Norman Twain

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Norman Twain
Norman Twain.jpg
Born (1930-09-13)September 13, 1930
Atlantic City, New Jersey
Died August 6, 2016(2016-08-06) (aged 85)
Occupation Producer
Spouse(s) Deanna Deignan Twain

Norman Twain (September 13, 1930 – August 6, 2016) was an American film and theatre producer.

Early work in theatre[edit]

Born in Atlantic City in 1930,[1] Twain began his career in theatre, producing and directing over 50 stage productions on and off-Broadway in Los Angeles, Chicago, and London which included: Tennessee Williams's Garden District, Maxwell Anderson's The Golden Six, John Osborne's Epitaph for George Dillion, the Franco Zeffirelli production of The Lady of the Camillias, Jean Anouilh's Traveller Without Luggage, the musicals Bajour by Walter Marks and Ernest Kinoy, Henry Sweet Henry by Robert Merrill, Lolita, My Love by Alan Jay Lerner and John Barry, The World of Charles Aznavour and Gilbert Becaud on Broadway, as well as John Guare's Cop-Out, the Tony Richardson-Nicol Williamson production of Hamlet, The Nicol Williamson Late Show, The World of Lenny Bruce, ten separate productions of Vanities by Jack Heifner, Jules Feiffer's Hold Me!, the Milton Katselas production of David Rabe's Streamers in Los Angeles and at the Long Beach Theater Festival, the Tony Richardson production of As You Like It, Cyrano starring Stacy Keach and the Gower Champion production of Our Town.

Career in film and television[edit]

For Warner Bros, Twain produced Lean on Me, for which he also created the idea and developed the script. It starred Morgan Freeman as Joe Clark, the Principal of Eastside High School in Paterson, New Jersey. Lean on Me, written by Michael Schiffer, was directed by John Avildsen and won the NAACP Image Award for Best Feature Film of the year.

He created and developed the idea and served as Executive Producer for the HBO film Boycott. Based on a book by Dr. Stewart Burns and directed by Clark Johnson, with Jeffrey Wright, Carmen Ejogo and Terrence Howard, the film dramatized the 1955 Montgomery, Alabama Bus Boycott and was nominated as Best Television Film of the Year by the American Film Institute. Boycott also won the NAACP Image Award for Best Television Film of the Year and the Peabody Award.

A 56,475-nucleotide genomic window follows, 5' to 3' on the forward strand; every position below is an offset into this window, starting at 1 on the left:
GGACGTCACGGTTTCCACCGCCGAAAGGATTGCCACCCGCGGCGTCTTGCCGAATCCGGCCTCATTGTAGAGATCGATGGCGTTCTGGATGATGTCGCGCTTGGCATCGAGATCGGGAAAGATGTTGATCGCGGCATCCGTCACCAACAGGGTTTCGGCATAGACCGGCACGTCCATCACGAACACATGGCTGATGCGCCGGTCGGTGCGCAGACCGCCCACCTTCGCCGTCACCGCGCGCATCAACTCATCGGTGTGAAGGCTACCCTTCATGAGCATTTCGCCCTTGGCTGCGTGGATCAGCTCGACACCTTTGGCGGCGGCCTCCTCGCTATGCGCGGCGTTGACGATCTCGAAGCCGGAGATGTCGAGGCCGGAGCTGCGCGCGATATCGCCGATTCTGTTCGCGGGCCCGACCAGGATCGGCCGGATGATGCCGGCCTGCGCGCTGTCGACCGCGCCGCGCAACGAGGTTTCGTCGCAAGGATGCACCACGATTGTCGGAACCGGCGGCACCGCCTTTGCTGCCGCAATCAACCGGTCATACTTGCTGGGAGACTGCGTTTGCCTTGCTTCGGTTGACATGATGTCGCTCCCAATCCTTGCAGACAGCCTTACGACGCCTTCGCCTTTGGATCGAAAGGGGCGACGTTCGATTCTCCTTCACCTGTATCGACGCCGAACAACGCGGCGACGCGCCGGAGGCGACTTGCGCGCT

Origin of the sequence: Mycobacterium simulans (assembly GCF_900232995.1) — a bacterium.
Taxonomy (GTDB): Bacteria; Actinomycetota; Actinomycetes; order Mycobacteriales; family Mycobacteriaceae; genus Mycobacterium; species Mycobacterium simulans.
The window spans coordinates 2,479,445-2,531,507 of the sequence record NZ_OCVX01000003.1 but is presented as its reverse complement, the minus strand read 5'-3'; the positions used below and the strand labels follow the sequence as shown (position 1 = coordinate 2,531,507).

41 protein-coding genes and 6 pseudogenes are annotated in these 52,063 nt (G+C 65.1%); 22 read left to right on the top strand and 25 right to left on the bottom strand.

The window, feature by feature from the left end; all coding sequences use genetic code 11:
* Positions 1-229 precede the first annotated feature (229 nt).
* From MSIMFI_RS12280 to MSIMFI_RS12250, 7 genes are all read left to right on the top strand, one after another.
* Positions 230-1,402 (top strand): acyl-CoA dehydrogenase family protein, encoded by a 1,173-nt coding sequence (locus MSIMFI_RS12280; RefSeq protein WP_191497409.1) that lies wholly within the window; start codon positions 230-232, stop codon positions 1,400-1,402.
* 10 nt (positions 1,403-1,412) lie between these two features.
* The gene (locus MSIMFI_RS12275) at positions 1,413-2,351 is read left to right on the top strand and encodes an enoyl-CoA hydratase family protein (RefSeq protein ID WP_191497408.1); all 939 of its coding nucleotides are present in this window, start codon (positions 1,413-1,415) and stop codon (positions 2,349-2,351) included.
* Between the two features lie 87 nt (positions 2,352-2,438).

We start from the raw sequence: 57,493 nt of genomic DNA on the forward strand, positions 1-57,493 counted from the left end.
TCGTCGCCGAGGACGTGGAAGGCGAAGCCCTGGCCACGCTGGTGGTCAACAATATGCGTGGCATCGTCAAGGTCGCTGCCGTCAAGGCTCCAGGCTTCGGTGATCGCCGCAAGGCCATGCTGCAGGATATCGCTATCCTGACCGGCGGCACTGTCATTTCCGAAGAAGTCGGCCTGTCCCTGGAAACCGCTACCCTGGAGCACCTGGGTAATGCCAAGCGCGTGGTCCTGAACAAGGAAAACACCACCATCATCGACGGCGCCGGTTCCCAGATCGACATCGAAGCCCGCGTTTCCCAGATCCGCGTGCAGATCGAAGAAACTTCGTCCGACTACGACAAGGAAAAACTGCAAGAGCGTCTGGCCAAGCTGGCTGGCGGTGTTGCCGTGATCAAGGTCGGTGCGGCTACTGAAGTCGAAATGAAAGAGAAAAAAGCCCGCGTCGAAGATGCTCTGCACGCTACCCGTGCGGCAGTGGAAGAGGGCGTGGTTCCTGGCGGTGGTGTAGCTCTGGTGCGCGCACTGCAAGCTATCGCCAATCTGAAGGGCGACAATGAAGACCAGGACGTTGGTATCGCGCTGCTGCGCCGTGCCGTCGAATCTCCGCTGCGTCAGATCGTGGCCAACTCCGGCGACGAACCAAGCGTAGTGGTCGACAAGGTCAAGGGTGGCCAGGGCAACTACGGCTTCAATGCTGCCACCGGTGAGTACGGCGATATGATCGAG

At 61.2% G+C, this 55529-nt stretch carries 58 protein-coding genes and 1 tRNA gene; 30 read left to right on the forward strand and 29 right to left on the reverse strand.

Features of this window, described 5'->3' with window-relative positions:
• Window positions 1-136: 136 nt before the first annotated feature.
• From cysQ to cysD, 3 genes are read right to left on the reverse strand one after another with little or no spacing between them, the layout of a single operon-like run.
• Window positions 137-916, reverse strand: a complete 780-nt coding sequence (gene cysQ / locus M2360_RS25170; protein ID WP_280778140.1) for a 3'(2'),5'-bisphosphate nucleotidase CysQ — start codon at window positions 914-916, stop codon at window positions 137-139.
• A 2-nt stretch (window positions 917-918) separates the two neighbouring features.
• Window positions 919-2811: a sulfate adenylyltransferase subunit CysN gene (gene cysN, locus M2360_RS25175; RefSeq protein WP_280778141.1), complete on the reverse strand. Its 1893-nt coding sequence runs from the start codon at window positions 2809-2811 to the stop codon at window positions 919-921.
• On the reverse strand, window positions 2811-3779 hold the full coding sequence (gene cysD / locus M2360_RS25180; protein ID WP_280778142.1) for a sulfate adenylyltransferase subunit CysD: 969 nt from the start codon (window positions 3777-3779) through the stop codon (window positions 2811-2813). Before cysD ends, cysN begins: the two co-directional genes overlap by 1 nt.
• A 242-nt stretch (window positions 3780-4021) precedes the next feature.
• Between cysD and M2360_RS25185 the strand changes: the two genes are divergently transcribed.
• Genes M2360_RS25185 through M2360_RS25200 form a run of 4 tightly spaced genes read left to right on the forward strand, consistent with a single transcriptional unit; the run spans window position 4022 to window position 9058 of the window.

Twain served as Executive Producer with Strata Films for Heavens Fall, which was directed by Terry Green and starred Timothy Hutton, David Strathairn, Leelee Sobieski, Anthony Mackie, Azura Skye, and Bill Sage. Twain produced Scar, a high definition 3D action horror film written by Zack Ford. In 2008, he produced Spinning into Butter with Lou Pitt and Sarah Jessica Parker, who starred and also produced.

Twain's latest film, produced with Howard Kaminsky and Frank Pellegrino of Pellekam Productions, is the animated feature, My Dog Tulip, based on the renowned British novel of the same name by J.R. Acklerley. Paul and Sandra Fierlinger animated and directed the feature which stars the voice talents of Christopher Plummer, Lynn Redgrave, Isabella Rossellini, and Brian Murray. My Dog Tulip was an official selection at the Toronto International Film Festival as well as festivals in Annecy, Pusan, Brussels, Utrecht, Melbourne, Jerusalem, Goteborg, Palm Springs and San Francisco. It was listed as one of the New York Times Top 10 movies of 2010 by Stephen Holden and was also named one of the best animated films of 2010 by Roger Ebert.[2][3][4]

Stage Productions[edit]

Filmography[edit]

References[edit]

  1. ^ http://www.filmreference.com/film/99/Norman-Twain.html
  2. ^ Holden, Stephen (December 17, 2010). "Motivators of 2010: Technology and Greed" (The New York Times) Retrieved July 13, 2011
  3. ^ Ebert, Roger (January 2, 2011). "Best animated films of 2010" (Chicago Sun Times-Roger Ebert's Journal) Retrieved July 21, 2011
  4. ^ Ebert, Roger (January 5, 2011). "My Dog Tulip" (Chicago Sun Times) Retrieved July 21, 2011

External links[edit]